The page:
By City News Service
Light rain and drizzle fell in San Diego County on Monday morning, causing a spike in traffic crashes.
A total of 64 crashes were reported to the California Highway Patrol between midnight and 9 a.m. The agency advised that 46 of those crashes occurred between 7 and 9 a.m.
The CHP figure does not include crashes on city streets.
In dry weather, the CHP records 50-75 crashes over a 24-hour period.
According to the National Weather Service, a deep marine layer combined with a weak disturbance aloft will cause the light rain and drizzle to last in coastal and valley areas until this afternoon. Isolated showers were expected to continue in the mountains into this afternoon.
Rainfall totals generally will be light in coastal areas, with less than a tenth of an inch expected, according to the Weather Service, which advised that rain totals will be slightly high in the valleys.
Automated NWS rain gauges have recorded anywhere from one to three inches of rain in various San Diego County spots in just the past week, part of an unusually rainy October.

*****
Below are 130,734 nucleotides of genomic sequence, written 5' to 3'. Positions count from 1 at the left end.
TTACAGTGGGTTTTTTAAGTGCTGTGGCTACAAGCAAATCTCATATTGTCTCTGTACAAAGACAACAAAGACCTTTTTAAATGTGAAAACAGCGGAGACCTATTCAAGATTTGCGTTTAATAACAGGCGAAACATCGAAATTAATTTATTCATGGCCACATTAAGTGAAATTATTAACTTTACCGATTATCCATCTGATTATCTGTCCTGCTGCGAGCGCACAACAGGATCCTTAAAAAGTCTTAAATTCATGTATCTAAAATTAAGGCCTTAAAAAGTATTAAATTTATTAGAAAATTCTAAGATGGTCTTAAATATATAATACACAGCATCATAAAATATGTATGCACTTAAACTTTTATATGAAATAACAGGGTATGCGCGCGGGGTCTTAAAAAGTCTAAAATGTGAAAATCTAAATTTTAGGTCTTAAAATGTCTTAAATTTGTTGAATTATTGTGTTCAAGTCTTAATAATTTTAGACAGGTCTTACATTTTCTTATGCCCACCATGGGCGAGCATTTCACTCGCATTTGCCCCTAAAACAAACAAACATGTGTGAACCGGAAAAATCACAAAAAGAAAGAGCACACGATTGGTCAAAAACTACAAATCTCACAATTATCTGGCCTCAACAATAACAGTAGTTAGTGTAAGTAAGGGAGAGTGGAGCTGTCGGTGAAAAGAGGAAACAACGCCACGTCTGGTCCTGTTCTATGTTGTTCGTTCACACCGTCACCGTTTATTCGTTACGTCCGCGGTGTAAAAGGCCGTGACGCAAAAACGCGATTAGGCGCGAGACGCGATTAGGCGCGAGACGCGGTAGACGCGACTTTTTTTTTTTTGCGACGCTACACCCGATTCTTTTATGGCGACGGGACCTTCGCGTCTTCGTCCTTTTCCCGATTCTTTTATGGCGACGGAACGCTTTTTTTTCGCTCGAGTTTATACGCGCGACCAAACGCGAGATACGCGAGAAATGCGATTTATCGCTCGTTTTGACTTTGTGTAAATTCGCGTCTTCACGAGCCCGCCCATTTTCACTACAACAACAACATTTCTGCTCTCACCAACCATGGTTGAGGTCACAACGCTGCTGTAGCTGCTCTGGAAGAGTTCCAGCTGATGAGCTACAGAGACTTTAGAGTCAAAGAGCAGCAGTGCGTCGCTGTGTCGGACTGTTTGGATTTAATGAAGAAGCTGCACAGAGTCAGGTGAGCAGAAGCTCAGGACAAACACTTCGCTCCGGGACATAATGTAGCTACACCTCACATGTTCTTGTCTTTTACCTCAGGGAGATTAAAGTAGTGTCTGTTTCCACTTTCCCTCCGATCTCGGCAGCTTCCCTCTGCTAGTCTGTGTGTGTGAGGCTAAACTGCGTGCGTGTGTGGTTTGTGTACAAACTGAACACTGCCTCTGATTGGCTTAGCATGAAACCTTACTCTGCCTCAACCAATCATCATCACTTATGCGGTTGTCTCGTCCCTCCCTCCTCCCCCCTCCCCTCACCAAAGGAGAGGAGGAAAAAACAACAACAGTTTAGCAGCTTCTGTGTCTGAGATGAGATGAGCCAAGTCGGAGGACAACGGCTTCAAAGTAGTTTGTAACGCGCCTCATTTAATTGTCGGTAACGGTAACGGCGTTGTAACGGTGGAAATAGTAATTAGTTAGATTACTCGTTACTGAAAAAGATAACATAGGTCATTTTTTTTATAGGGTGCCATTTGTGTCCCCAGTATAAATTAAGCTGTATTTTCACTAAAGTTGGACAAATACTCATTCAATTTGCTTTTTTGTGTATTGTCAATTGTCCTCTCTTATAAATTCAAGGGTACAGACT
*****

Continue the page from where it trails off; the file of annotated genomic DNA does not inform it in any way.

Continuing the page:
Since July 1, when the weather service begins its statistical year, 1.88 inches of rain have fallen at the official San Diego reporting station at Lindbergh Field, which is 313 percent of normal, according to NWS data.
Also since July 1, 2.71 inches have been recorded in Rancho Bernardo, 3.26 inches at the Ramona Airport and 4.10 inches at Oceanside Municipal Airport. No averages from prior years are available for comparison.
The Weather Service also advised that there will be 25 to 35 mph wind with gusts of up to 50 mph in the mountains and deserts through Monday, and a snow level of 8,000 feet.
Once the rain clears out, sunnier and warmer weather is forecast, until the next chance of precipitation arrives Friday.